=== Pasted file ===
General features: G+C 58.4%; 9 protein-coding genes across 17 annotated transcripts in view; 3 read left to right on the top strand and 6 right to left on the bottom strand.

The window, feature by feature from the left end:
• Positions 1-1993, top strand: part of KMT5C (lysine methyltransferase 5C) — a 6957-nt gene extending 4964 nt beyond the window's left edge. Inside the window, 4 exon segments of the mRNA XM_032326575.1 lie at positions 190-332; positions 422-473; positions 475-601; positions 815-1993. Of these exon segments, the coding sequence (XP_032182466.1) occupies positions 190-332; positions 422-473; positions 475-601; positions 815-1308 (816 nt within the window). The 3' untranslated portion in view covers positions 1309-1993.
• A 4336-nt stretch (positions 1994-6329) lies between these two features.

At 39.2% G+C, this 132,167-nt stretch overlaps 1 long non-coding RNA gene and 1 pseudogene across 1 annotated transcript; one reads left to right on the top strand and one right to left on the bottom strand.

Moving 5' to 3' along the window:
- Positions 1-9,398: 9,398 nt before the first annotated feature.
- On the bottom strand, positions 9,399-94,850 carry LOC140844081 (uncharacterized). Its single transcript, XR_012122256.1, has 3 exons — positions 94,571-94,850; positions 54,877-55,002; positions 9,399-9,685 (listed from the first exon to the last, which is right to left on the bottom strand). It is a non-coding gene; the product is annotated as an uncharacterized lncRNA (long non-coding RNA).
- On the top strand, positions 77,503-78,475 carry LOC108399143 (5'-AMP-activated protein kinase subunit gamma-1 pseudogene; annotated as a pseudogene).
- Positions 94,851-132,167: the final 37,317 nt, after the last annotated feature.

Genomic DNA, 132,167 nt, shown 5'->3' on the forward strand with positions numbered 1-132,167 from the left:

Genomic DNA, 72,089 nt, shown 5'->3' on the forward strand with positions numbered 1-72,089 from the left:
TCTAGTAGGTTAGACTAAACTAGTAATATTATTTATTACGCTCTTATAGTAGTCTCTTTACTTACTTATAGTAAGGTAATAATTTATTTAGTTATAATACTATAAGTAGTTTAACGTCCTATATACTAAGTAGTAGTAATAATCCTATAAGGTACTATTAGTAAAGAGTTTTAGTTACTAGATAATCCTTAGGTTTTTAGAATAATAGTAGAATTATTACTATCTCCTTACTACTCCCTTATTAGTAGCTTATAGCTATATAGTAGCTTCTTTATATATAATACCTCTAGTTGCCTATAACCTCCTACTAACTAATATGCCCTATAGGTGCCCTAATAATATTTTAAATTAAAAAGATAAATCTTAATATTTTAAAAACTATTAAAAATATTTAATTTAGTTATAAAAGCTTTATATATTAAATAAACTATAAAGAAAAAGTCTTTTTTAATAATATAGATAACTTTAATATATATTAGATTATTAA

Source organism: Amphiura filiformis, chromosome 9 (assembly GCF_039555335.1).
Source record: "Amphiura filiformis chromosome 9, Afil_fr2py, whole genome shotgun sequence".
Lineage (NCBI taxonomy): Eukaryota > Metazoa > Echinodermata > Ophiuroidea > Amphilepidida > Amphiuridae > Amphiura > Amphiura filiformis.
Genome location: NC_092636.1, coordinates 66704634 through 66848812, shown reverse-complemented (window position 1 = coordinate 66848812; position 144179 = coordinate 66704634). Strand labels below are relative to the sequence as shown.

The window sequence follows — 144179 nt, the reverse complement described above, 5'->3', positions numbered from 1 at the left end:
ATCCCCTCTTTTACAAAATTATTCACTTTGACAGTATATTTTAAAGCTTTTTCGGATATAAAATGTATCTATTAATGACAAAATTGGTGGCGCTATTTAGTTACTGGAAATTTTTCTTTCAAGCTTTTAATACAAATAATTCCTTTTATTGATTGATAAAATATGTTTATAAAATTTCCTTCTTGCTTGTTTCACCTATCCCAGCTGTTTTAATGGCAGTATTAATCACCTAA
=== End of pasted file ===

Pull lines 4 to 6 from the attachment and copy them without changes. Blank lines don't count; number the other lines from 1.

• A 4336-nt stretch (positions 1994-6329) lies between these two features.

At 39.2% G+C, this 132,167-nt stretch overlaps 1 long non-coding RNA gene and 1 pseudogene across 1 annotated transcript; one reads left to right on the top strand and one right to left on the bottom strand.

Moving 5' to 3' along the window: